Home > Tower Lord (Raven's Shadow #2)

Tower Lord (Raven's Shadow #2)
Author: Anthony Ryan

PART I

The raven soars on wings of fire

When flames are born

In summer winds.

—SEORDAH POEM, AUTHOR UNKNOWN

VERNIERS’ ACCOUNT

I was raised in luxury. I make no apologies for this, one cannot influence one’s parentage after all. Nor do I find much to regret in a childhood lived amongst opulence with numerous servants and excellent tutors to nurture my ever-curious and talented mind. So there are no tales of hardship from my youth, no epic of struggle against the inequalities and injustices of life. I was born to a family of noble lineage and considerable wealth, received an exceptional education and was thence facilitated into court service via my father’s connections, and although loyal readers will be aware that heartbreak and grief were not absent from my life, I had never known a day of physical exertion in the thirty-six years preceding the events detailed in this narrative. Had I known, of course, that the voyage to the Unified Realm, where I would begin my work on a complete and unbiased history of that terrible but fascinating land, would ensure an end to my previous ignorance of labour, degradation, humiliation and torture, please rest assured I would have happily leapt over the side and endeavoured to swim home through countless miles of shark-enriched waters.

You see, by the advent of the day on which I choose to begin this tale, I had learned pain. I had learned the lessons of the whip and the cudgel, the metallic taste of one’s own blood as it gushes forth taking teeth and resistance with it. I had learned to be a slave. That is what they called me, for that is what I was, and despite whatever nonsense you may have heard or read since, I was never, at any point, a hero.

The Volarian general was younger than I’d expected, as was his wife, my new owner. “Doesn’t look a scholar, true-heart,” he mused, looking me over from the comfort of his couch. “Bit too young.” He reclined in silk robes of red and black, long-limbed and athletic as befits a soldier of some renown, and I was struck by the absence of scars on the pale flesh of his legs and arms. Even his face was smooth and completely unmarked. By now I had endured numerous encounters with warriors from several nations, but this was the first to be entirely unscarred.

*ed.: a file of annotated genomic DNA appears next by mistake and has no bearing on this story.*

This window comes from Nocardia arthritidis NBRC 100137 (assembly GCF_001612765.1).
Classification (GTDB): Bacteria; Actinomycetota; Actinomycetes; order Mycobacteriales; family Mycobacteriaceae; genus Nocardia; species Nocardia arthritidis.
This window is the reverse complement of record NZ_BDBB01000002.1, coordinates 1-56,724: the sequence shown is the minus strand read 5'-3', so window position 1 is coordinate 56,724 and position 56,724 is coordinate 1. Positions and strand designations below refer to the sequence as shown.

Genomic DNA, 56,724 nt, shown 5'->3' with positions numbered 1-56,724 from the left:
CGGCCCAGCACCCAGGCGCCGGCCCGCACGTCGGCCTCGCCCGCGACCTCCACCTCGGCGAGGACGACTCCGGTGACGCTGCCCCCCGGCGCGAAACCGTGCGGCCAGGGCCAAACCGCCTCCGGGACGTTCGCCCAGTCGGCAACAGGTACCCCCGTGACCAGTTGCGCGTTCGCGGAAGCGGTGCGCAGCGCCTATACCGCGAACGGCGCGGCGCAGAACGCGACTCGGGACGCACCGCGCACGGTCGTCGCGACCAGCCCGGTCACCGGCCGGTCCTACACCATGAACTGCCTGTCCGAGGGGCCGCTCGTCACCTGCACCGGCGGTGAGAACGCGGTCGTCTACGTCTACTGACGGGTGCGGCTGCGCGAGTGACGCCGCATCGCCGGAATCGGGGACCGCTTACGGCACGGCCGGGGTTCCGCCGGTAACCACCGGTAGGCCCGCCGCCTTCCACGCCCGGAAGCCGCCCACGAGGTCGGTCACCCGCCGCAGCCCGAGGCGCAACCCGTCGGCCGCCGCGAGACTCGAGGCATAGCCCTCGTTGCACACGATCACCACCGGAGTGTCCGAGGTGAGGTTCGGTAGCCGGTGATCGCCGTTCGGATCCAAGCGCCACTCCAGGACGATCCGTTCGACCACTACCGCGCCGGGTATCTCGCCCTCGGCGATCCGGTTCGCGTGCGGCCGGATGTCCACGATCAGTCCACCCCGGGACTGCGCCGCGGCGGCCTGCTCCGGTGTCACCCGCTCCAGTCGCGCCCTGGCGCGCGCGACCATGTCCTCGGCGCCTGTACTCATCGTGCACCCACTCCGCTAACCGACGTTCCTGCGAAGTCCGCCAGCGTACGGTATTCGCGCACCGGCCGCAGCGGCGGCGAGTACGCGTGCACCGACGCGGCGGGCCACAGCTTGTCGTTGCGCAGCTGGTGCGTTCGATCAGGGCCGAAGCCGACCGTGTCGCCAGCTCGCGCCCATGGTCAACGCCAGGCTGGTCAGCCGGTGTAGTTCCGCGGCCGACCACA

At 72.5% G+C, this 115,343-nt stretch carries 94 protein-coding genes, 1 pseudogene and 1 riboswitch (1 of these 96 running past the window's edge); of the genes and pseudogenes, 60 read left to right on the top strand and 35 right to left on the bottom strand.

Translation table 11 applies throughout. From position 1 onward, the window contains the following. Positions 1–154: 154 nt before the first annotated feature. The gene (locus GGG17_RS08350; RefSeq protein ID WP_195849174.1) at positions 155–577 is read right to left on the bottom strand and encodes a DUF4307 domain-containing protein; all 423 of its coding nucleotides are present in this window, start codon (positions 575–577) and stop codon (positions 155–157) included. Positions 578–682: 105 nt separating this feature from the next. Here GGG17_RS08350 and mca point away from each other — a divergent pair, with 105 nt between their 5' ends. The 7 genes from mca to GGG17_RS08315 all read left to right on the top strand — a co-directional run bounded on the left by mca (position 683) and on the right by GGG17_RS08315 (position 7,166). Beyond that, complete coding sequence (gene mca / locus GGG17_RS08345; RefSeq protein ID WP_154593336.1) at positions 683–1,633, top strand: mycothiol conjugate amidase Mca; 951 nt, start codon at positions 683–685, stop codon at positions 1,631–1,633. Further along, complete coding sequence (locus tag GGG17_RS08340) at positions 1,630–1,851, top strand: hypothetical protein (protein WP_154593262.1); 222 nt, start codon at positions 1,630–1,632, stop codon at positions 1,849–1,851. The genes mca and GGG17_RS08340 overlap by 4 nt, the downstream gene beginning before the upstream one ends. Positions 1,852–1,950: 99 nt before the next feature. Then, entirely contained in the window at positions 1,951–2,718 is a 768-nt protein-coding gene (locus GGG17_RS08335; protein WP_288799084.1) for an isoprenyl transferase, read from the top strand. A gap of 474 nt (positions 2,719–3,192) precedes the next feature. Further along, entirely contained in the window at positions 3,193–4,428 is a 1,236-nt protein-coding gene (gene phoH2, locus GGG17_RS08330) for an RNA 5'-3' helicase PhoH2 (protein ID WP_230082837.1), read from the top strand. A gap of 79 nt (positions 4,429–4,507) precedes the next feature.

“Does seem to have a keen eye though,” the general went on, seeing my scrutiny. I immediately lowered my gaze, bracing for the inevitable cuff or whip-strike from the overseer. During the first day of my enslavement I had seen a captured Realm Guard sergeant flayed and disembowelled for glaring in the direction of a junior officer in the Free Cavalry. It was a quickly learned lesson.

“Honoured husband,” the general’s wife said in her strident, cultured voice. “I present Verniers Alishe Someren, Imperial Chronicler to the Court of the Emperor Aluran Maxtor Selsus.”

“Can this really be him, true-heart?” The general seemed genuinely interested for the first time since my entrance into this finely appointed cabin. The chamber was huge for a ship-berth, richly decorated in carpets and tapestries, tables generously laden with fruits and wine. But for the gentle sway of the huge warship beneath my feet we could have been in a palace. The general rose and approached me, eyes examining my face closely. “The author of The Cantos of Gold and Dust? Chronicler of the Great War of Salvation?” He stepped closer and sniffed me, nostrils twitching in disgust. “Smells like any other Alpiran dog to me. And his gaze is far too direct.”

He moved back, waving idly at the overseer who administered the blow I knew was coming, a single, hard strike to the back with the ivory handle of his whip, delivered with practised economy. I stifled the shout of pain, caged it behind my teeth. Crying out was considered speech, and speaking without consent was a fatal offence.

“Husband, please,” the general’s wife said with a tinge of annoyance. “He was expensive.”

“Oh, I’m sure.” The general held out a hand, a slave scurrying over to fill it with a wine cup. “Don’t worry, honoured wife. I’ll ensure his wits and hands are left intact. Won’t be much use without them will he? So, scribbling-slave, how do you come to be here in our newly acquired province, mmm?”

I answered quickly, blinking away agonised tears, hesitation was always punished. “I came to research a new history, Master.”

“Oh excellent. I’m a great admirer of your work, aren’t I, true-heart?”

“Indeed, husband. You are a scholar yourself.” There was something in her voice when she said the word “scholar,” faint but present. Scorn, I realised. She doesn’t respect this man. And yet she makes him a gift of me.